#Amina FEMEN: 19-Year-Old Tunisian Girl Faces Death Threats Over Topless Pictures
A prominent Tunisian cleric has called for a 19-year-old female activist to be "quarantined and stoned to death" because the topless pictures she posted could soon become an "epidemic."
The Tunisian newspaper AssabahNews quoted Salafi preacher Alami Adel (head of the Commission for the Promotion of Virtue and Prevention of Vice) as saying: "According to God’s law, she deserves 80 to 100 lashes, but what she committed is worth much more than that. She deserves to be stoned to death and she must be quarantined because what she did is an epidemic."
The young activist, Amina, is part of the feminist movement known as FEMEN — a Ukranian-based group which has utilized brazen nudity campaigns to bring awareness to feminist issues across Europe and the Middle East.
Amina posted a picture of herself on Facebook, in which she can be seen smoking a cigarette, reading a book, wearing jeans and has the following message written across her topless chest: "My body is my own and not somebody's honor."
Her family has since placed her in a mental asylum, claiming she has lost her mind — though this is most likely an act intended to keep her safe from attacks. Tunisia's mostly secular laws will probably see her imprisoned for her offense, but the fears of further violent reprisals from Muslim fanatics highlight an ongoing culture clash between western ideologies and fundamentalist Islam.
Over the last few years, we have seen all sorts of manifestations of these conflicts occur throughout Europe and the Middle East. The Dutch cartoonist Morgenavisen Jyllands-Posten was killed for depicting Mohammed, while other illustrators narrowly escaped a similar fate. Theo van Gogh was assassinated in Holland for making the film Submission, which highlighted some Islamic cultures' repression of women, while another anti-Islam film was blamed for sparking protests across the Middle East — including the Benghazi attacks. A group of Muslim men in the UK were found guilty of abusing and prostituting girls as young as 11, while several women throughout many European countries have been victims of gang rape by groups of Muslim immigrants intent on teaching them "humility."
Amidst all this hatred, religious doctrine, and political rallying, a growing number of women are trying to have their voices heard — hoping to establish a new standard of safety and equality. Amina wasn't the first woman to utilize FEMEN's suggestion of "using your body as a poster for slogans of freedom." Alia al-Mahdi protested Egypt's drafted constitution by standing naked in front of the Egyptian embassy in Sweden. Iranian activists have also pursued a topless march to protest the hijab.
Women's liberation and feminist movements in the 1960s demanded careers, independence, roles in government, and autonomy over their bodies. Betty Friedan's book "The Feminine Mystique" described the bored suburban housewife as the "problem that has no name." But women in today's age who face Muslim oppression have much more fundamental rights to promote and violent challenges to face: honor killings, stoning, sex slavery, child marriages, rape, and female genital mutilation.
As more Muslims immigrate into European countries, and western media infiltrates the Middle East, the cultural divide between the two continues to manifest in sometimes violent conflicts. Child bride numbers in Saudi Arabia have been on the rise after the Grand Mufti Sheikh Abdul Aziz bin Abdullah issued a fatwa allowing girls as young as 10 years old to be married off. The New York Times reported on a heartbreaking story from Yemen, where a 9-year-old ran away from her husband and begged for a divorce to escape his sexual abuse. Lara Logan's attack in Tahir square brought to light the dangers faced by female reporters in the region. Since that incident, Morsi's Muslim Brotherhood have been exposed to be paying gangs of thugs to rape female protesters in the streets.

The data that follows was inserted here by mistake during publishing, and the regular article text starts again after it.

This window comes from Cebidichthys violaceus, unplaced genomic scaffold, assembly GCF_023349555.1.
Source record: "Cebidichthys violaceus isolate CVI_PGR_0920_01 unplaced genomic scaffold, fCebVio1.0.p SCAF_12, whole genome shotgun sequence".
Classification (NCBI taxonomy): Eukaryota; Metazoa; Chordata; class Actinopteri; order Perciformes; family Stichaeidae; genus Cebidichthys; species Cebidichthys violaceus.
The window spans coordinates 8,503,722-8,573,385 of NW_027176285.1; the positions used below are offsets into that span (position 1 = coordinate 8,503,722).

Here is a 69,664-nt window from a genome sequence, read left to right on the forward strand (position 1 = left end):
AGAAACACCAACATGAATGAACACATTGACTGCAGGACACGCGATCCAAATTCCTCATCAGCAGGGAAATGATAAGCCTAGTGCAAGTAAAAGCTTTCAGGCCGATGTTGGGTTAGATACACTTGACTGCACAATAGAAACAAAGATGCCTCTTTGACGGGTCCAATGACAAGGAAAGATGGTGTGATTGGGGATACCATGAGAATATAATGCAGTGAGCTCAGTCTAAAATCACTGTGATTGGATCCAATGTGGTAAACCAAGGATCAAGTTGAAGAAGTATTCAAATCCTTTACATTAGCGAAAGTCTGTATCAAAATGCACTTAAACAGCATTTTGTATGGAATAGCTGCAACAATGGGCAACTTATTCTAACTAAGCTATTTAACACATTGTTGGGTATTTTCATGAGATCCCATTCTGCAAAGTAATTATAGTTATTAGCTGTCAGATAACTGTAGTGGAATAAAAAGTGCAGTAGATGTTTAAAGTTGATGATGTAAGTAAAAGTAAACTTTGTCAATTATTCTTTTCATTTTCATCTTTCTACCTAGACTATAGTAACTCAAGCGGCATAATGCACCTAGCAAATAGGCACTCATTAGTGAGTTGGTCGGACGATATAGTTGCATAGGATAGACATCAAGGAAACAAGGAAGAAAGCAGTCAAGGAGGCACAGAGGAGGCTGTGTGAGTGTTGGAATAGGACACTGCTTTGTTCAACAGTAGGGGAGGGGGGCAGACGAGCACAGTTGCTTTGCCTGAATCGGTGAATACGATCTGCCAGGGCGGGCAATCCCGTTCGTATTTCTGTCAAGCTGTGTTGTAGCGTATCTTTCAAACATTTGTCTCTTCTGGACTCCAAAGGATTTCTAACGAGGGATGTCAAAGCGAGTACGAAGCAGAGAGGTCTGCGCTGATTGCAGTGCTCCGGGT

Most of the female victims throughout these countries would only face further abuse, divorce, imprisonment or execution if they admitted to being raped or having sex outside of their marriage. While Betty Friedan was outraged that young women were choosing to drop out of college to get married, young girls throughout the Middle East have to fear having their skulls caved in with stones for defying their husbands.
Many might judge the FEMEN activists for making the opposition argument seem tawdry or extreme, rather than calm and reasonable. But it is often startling images that bring the true nature of our societies to light.
The United States has its own issues regarding the separation of church and state — the abortion and gay marriage debates are proof of that. Our country aims to support freedom, including the freedom to practice any religion. But what if Sharia law leads to the abuse and torment of women? What if Scientology brainwashes and imprisons its members? What if Christian snake handlers endanger their church goers? At what point does someone's freedom corrupt the freedom of others?
America has never had a period in its history where so many women held powerful positions in office: Hillary Clinton, Nancy Pelosi, Susan Rice, Kathleen Sebelius, Elizabeth Warren, and Human Abedin, to name just a few. Though they cannot hope to solve the problems spreading throughout the Middle East and Europe by themselves, no one would fault them for giving voice to the issue — disgarding diplomacy to perhaps share their opinion.
A few years ago, the Muslim salafis in Tunisia were in prison. Their freedom to preach and practice their faith was returned to them after the revolution. Alami Adel and his followers are now utilizing their newfound liberty to restrict the freedom of others. Perhaps developed countries need to radically rethink how they can effectively sustain a true separation between church and state.